Big Green: As we like to say around here, instead of just lettuce, we try and offer you a weekly big green or ‘other’ green to be braised, sautee’d or otherwise enjoyed. We are picking the first bunches of our Spring Kale and Swiss Chard. Lovely Leaves of tastiness, which can be enjoyed raw, but cook up remarkably well. The stems take longer to cook, so cut them off and up and add to your cooking first. When they are tender, follow with the leaves.

Swiss Chard

Head Lettuce: Many different heads to choose from including Romaine-types, Frilly-curly leaf, and Trout-back or Deer tongue speckled as well. You may even find a bib or Boston-head in the bunch.


Beet or Carrots: The choice arrives this week again. Will it be sweet little carrots or tender beets with yummy greens? Be sure to eat up the greens if you choose beets. They will saute’ up nicely with your other chard or kale this week.

Radish: We are harvesting more radish this week for the share’s. We will hope to have both the French Breakfast and the Ostergruss for you to choose from. The former are sweet, mild and tender and I have yet to find a hot one. The latter look like big fat red carrots and are hot! They pack a punch and made my eyes water trying to finish one for breakfast. For that reason they will lend themselves very well to your next stir-fry, or tasty saute’. I’ll stick to the French Breakfast on my morning toast.

Spring Peas: We’ve been picking our Oregon Giant peas for some of you this week. Other’s of you later in the week will likely get our sugar snap peas. Oregon Giant is a fabulous big-pod snow-pea with lovely sweet crisp flavor. The pod is wonderful to eat so they are great chopped and added to dishes. The tender peas inside are delicious as well. The sugar snap peas are just starting to come on and the name says it all. They are another entire pod enjoyable Spring pea that we like to grow.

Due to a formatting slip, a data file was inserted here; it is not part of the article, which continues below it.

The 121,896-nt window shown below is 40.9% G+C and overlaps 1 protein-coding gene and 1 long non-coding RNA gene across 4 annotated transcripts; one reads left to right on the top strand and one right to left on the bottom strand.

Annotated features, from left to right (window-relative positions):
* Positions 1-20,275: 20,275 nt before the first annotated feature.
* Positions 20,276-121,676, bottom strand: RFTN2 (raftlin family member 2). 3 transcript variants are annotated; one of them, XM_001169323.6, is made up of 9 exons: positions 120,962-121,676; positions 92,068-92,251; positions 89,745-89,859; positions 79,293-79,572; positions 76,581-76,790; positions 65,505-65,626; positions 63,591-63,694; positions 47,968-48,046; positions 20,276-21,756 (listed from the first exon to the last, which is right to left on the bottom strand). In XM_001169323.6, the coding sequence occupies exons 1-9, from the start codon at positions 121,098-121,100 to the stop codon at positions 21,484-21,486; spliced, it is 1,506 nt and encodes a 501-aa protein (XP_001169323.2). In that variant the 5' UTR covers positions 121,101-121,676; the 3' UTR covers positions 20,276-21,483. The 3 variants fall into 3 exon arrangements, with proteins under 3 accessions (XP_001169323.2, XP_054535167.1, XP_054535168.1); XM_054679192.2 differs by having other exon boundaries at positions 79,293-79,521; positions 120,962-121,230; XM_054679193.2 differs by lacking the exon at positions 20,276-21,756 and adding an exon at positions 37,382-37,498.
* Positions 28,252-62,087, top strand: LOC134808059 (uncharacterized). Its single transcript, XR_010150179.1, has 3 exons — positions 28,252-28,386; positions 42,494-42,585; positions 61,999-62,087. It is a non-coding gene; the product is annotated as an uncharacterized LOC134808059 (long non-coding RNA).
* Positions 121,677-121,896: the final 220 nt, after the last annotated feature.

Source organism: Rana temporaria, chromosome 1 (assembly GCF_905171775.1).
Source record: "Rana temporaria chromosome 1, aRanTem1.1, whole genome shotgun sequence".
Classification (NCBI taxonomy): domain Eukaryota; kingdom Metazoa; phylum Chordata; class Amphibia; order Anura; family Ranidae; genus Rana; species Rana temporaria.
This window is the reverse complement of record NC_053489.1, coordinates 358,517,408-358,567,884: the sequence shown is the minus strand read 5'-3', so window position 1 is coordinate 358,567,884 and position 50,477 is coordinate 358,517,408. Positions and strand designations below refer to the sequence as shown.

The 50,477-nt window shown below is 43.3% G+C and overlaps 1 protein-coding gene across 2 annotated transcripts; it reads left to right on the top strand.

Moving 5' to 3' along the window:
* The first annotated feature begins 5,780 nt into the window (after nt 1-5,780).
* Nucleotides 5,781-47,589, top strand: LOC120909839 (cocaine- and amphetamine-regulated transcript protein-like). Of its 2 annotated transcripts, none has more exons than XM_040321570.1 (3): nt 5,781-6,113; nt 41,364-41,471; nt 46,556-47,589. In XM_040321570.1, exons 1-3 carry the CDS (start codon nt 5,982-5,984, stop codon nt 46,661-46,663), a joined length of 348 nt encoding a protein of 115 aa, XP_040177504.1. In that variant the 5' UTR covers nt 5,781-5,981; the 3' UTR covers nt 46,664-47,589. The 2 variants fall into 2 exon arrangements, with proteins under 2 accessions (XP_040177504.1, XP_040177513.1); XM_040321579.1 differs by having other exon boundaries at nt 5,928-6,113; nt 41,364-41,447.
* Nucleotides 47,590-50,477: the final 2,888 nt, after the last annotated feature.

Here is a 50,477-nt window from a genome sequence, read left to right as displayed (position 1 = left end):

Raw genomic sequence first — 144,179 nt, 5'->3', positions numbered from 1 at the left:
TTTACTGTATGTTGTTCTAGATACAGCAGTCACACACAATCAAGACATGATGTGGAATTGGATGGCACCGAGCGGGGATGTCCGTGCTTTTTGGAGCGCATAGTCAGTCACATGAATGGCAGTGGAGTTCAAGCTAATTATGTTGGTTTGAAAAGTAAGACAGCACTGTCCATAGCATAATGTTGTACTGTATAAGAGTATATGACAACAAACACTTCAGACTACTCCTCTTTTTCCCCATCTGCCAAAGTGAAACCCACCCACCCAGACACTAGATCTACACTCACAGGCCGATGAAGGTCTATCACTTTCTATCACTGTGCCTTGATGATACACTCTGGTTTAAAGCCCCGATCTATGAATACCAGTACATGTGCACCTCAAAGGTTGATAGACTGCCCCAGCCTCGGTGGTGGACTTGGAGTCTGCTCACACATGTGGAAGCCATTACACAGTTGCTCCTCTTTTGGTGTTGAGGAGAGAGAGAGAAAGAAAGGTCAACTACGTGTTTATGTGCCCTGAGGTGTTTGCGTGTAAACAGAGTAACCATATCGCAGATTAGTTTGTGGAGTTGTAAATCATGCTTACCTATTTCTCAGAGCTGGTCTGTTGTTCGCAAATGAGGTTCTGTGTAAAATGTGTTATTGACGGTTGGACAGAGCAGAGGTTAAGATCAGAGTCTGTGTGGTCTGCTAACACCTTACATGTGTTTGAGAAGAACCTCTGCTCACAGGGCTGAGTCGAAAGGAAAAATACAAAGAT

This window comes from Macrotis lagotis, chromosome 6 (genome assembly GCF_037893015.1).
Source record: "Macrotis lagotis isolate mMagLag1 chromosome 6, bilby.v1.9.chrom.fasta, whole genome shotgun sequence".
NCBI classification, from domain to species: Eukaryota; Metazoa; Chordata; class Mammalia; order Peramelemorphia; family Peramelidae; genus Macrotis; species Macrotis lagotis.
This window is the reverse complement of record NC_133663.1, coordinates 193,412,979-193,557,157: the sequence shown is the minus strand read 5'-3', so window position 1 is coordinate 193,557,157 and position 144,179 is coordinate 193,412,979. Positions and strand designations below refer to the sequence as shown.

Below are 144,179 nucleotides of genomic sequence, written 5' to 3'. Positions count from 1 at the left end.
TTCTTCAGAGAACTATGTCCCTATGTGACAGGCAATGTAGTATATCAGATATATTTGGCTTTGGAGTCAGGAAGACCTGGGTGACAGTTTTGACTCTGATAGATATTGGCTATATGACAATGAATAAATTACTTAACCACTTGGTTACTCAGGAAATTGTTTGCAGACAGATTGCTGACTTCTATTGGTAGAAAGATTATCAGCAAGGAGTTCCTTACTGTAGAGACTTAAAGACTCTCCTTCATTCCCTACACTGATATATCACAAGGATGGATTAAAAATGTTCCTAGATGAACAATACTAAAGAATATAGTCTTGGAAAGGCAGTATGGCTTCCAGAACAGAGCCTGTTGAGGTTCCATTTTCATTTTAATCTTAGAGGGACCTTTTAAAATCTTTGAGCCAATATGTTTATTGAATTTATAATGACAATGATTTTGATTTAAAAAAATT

A Brassica: It is time to familiarize everyone with this term Brassica, meaning from the family Brassicaceae or commonly called the cruciferous vegetables or otherwise broadly known as the mustards. We use the term often, and are generally referring to cabbage, kohlrabi, broccoli, cauliflower, Brussels sprouts or turnips. This week we will have new Spring broccoli or cabbage for everyone’s half-share.



Strawberries: Once again we are bringing a pint of our delicious organic strawberries to each half-share. Hopefully you don’t have any trouble finding uses for these.


Green Garlic: Another week of our favorite Allium for you. Some of you will get the scapes and some of you will get more green bulb. The scapes can be grilled or are great in a stir-fry, or chopped up for a garnish much like a green onion. If you still haven’t used last weeks chop them up together and add them to a stick of butter for your on the go loaf of garlic bread. The green makes it pretty and the flavor will be mild. Green-garlic butter lasts a few weeks in the fridge so if you plan to use it later than that, you should freeze it.

BERRY-SHARE: Berry Share Members will be in Week 2 of our crazy berry season, and enjoying more of our smile producing strawberries. Two pints! Other berries still appear to be weeks out but we have an early black-berry that just may surprise us. It will be interesting to see how our strawberries hold and if we will have more next week. To soon to say now.

FARM NEWS: The whole field is thriving and a buzz! It is wonderful to see the bounty coming on as it seems we have had the perfect amounts of rain and sunshine to produce good looking stuff in the field. For now anyway. Things have been running fairly smoothly with delivery and getting our fine tasting foods to you. The expected hiccups of the first week are hopefully gone and ne’er to be again. I am feeling like this week is off to a fabulous and much more prepared start! We seem to have some great help in place and things are flowing.



Field View

Farm Girls

Farm Girls

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Shell Peas cooked like Edamame

~ from A Year In A Vegetarian Kitchen by Jack Bishop

Yep! You can do this and it works fairly well. My thanks to Jack Bishop figuring peas in their pods could be treated the same way as edamame beans in their pods. The steamed pods open easily, and are tender enough that my girls can easily open them. Best of all you can serve the tender, sweet little green orbs without all the work of shelling them.

  • 1 lb. or so of peas in pods, washed well
  • Some sea salt, to taste
  1. Fit a wide saucepan with a steamer basket and add enough water to reach from just under to 1/2 inch below the basket. Cover pan and bring water to a boil.
  2. Place the peas in the basket, cover and cook until the peas are tender, about 3-5 minutes.
  3. Drain and transfer pea-pods to a bowl.
  4. Toss with your coarse salt (be generous, since most of the salt remains on the pods) and serve.

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Week 4 ~ CSA Newsletter June 13 – June 19, 2011